I got my hair done and enjoyed it.  I was on my way home – NOT by way of the Petit Marche, but by the other way I know.   Neal called shortly after I left to ask where I was.   “Don’t go by the bridge”, he says.  “The students are demonstrating there and it took me an hour to get home.”  Hmmmm.  OK.  I reply, “I’m on the road by Buropa, what do you suggest?”  Well, the road by Buropa is near the center of one of those bicycle wheels.  So of course he had no idea what direction I was even facing, and I had even less of an idea.  I am not ashamed to say that I’m severely directionally challenged.  Well, I’m a little ashamed….Anyway, I’m in the midst of lots of traffic and honking horns so I have to make a decision.  My decision takes me down to the Grand Marche.  Yep, the big market.  As I got my bearings I realized I was going the wrong direction.  But the Grand Marche’  happens to be a square, so I feel like I can manage that.  I’m just going to go around the block.  I make a left turn.  Not realizing until I’ve already turned that it’s a one way street.  Oh, that’s right.  You can only go around that block in one direction.  What!?!  I back up.  That sounds so simple.  Realize I’m in the big open market.  People and cars and all other sorts of traffic are not happy with the crazy white lady.  So I just smile and wave as I back into traffic.  I drive until I’m able to make a left turn because I KNOW that is the direction I need to be heading.  My turn onto a dirt road turns into what would be considered an alley.  It wasn’t dark though.  I keep driving until there is a suitable road to make another left – because I’m quite sure that’s where I need to be.  But alas I drive into another (albeit smaller) group of demonstrating students.  There was nowhere to go but straight.  Made it through with just a few students banging on the car doors and saying something that was not recognized by me.  I just wanted to turn left again.  Which, I finally did.  And I found myself in a part of Niamey that wasn’t at all familiar.  I knew if I kept driving I would eventually come to something I recognized.  Determining my direction was impossible to me, because the sun was directly overhead.  When you’re in an alley, and the sun is overhead, as far as I’m concerned, any direction could be West! And thinking was becoming more difficult because I was having bladder issues.  Why I didn’t use the bathroom at Mona Lisa was another bad decision in a string of bad judgment calls.  Especially since Mona Lisa has one of the few (usable) public restrooms in the city.   There would be no stopping at 7-Eleven.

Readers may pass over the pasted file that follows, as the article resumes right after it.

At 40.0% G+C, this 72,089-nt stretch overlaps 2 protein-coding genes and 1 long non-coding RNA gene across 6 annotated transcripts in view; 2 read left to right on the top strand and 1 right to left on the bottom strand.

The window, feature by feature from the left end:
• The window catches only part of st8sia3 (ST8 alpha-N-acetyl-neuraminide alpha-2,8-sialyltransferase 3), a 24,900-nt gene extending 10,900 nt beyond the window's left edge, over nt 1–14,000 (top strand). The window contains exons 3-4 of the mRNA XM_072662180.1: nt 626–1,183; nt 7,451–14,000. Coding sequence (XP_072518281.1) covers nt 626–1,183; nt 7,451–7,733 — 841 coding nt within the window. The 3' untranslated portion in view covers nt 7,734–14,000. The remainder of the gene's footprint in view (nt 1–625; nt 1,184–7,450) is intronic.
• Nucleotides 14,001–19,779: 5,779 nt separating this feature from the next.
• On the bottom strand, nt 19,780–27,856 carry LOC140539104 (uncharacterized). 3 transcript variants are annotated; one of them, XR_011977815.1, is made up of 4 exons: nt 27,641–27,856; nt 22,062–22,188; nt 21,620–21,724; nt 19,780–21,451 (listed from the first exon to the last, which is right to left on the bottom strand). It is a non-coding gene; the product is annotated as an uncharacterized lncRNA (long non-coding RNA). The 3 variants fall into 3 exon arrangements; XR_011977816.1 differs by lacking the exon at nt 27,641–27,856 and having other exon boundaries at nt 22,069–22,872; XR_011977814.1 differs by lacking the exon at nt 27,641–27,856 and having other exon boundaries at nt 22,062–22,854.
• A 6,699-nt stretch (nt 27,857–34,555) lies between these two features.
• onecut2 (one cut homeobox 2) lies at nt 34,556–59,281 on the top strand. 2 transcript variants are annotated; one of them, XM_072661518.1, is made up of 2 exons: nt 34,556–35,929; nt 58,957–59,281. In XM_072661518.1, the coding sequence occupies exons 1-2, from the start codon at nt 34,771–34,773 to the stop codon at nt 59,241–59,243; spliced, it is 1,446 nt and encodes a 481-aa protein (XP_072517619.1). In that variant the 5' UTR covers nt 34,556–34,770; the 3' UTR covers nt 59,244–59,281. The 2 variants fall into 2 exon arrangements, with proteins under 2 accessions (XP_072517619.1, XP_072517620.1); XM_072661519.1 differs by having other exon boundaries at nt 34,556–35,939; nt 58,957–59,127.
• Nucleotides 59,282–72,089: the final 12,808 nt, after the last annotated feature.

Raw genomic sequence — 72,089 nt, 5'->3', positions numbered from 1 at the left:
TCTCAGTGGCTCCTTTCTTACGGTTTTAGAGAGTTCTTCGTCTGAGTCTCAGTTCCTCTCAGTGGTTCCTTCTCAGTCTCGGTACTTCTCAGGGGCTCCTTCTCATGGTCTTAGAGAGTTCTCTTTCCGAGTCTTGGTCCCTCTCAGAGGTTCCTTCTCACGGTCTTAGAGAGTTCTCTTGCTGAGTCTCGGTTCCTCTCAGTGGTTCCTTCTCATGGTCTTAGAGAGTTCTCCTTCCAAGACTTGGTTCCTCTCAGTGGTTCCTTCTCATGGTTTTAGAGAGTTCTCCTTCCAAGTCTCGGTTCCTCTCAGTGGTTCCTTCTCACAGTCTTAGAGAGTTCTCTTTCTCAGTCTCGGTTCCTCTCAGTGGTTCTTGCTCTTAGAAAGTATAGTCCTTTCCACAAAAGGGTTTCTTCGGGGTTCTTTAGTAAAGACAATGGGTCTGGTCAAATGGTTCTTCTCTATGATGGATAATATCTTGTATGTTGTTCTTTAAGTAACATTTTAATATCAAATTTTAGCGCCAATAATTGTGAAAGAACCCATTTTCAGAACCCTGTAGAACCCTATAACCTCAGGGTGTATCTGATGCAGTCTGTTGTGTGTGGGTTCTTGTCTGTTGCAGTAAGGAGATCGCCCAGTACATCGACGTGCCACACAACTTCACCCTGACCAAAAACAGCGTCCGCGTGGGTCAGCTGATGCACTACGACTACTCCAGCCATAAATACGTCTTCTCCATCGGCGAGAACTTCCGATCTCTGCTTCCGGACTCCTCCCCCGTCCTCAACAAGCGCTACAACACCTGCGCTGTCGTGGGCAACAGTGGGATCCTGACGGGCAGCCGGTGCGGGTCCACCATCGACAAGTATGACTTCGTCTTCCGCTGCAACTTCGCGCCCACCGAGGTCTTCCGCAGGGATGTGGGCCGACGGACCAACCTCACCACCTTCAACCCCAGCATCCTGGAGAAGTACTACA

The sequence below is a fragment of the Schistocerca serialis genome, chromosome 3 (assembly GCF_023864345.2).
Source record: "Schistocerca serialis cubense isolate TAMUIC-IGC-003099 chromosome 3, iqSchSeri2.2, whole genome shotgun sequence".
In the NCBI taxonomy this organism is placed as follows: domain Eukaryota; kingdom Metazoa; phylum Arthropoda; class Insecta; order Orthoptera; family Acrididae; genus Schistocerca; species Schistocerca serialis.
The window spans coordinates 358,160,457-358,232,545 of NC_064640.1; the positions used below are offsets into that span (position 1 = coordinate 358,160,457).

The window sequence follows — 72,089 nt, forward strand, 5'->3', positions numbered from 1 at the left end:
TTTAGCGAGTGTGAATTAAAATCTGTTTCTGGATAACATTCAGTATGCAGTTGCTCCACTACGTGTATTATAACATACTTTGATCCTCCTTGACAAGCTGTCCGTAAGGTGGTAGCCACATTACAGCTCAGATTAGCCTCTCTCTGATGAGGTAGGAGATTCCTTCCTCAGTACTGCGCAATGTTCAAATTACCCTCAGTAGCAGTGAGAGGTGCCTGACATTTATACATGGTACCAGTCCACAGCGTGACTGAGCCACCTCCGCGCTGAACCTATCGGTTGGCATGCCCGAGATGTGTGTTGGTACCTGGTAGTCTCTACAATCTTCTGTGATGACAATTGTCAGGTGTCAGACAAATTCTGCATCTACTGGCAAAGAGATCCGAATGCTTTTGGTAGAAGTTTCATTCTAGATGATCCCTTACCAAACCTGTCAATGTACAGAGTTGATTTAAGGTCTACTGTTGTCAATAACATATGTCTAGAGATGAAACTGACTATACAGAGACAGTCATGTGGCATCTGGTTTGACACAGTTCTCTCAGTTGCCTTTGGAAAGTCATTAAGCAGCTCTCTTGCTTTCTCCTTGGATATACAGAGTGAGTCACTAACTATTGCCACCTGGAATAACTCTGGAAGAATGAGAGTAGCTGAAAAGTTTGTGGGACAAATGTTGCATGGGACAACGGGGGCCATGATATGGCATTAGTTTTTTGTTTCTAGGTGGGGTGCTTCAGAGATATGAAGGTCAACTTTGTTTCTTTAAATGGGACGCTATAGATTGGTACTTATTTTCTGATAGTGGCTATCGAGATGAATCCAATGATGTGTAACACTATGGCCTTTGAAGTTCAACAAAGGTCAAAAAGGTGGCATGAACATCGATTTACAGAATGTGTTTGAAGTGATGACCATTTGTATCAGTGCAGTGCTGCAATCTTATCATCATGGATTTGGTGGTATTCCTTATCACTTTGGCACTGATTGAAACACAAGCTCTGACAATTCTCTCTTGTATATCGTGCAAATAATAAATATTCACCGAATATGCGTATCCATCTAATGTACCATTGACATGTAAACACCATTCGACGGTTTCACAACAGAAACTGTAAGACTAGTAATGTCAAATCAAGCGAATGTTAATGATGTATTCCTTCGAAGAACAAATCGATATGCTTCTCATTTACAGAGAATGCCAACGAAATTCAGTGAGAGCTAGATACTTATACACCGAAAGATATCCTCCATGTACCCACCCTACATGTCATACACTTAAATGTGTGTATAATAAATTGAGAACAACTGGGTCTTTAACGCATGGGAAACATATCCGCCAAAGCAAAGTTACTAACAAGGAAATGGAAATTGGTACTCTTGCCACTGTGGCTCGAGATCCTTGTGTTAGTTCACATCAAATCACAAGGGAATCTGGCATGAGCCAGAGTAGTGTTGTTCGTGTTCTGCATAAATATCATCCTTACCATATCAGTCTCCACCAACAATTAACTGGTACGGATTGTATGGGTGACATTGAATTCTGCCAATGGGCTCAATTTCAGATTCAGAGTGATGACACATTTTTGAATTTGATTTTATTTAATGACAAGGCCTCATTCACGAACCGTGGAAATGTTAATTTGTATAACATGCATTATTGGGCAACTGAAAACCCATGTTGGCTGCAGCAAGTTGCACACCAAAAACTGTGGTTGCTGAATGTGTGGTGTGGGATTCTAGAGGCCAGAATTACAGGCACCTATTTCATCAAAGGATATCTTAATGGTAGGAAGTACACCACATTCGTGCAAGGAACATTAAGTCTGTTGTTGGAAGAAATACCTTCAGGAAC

I did come to a big road and made my left turn.   I was feeling pretty good about where I was.  Until I came to an intersection, and  was now looking at 2 big roads and was forced to choose which one to take.  I wanted to go right, but hesitated and went straight instead.  I should have turned right.   It didn’t take long to realize that I was headed to the airport road – the complete opposite direction of my house.  Well at least I knew where I was.  I took my turn confidently, but then remembered the bridge.  What to do.  That road would take me back to the bridge, the place I was avoiding in the first place.  So, I made a quick right, pretty sure of what I was doing.  Incidentally, I ended up right down the street from Mona Lisa.  But it was too soon for another haircut so I kept going.  I’m tooling along as I  realize that the only way that I’m completely sure of  is, yes, the Petit Marche road. This time I have to drive around all 3 sides of it, because it, also, is one way.  While I am literally inching along behind donkeys pulling carts, cringing as taxis squeak by and am waiting for the sound of metal scraping metal, I remember something….  I had not but 90 minutes earlier promised myself that I would not drive this way again.  Ever.  But I broke my promise, all to avoid traffic on the bridge.  And that, I did accomplish.

6 thoughts on “I just wanted a haircut.

  1. This is hilarious, mainly because I can picture it all, and I’ve found myself in similar situations, including turning the wrong way down a one-way street in front of the Grand Marche! Everybody was yelling at me and I didn’t know what I’d done wrong!!!

  2. April Pierce

    I thought I was the only one to have these issues in Niger! I remember driving home one night and going to the Grand Marche, thankfully that helped me get home. Thanks for sharing and bringing back memories of my time there and giving me a new appreciation for the paved roads and street signs here. Not to mention my GPS!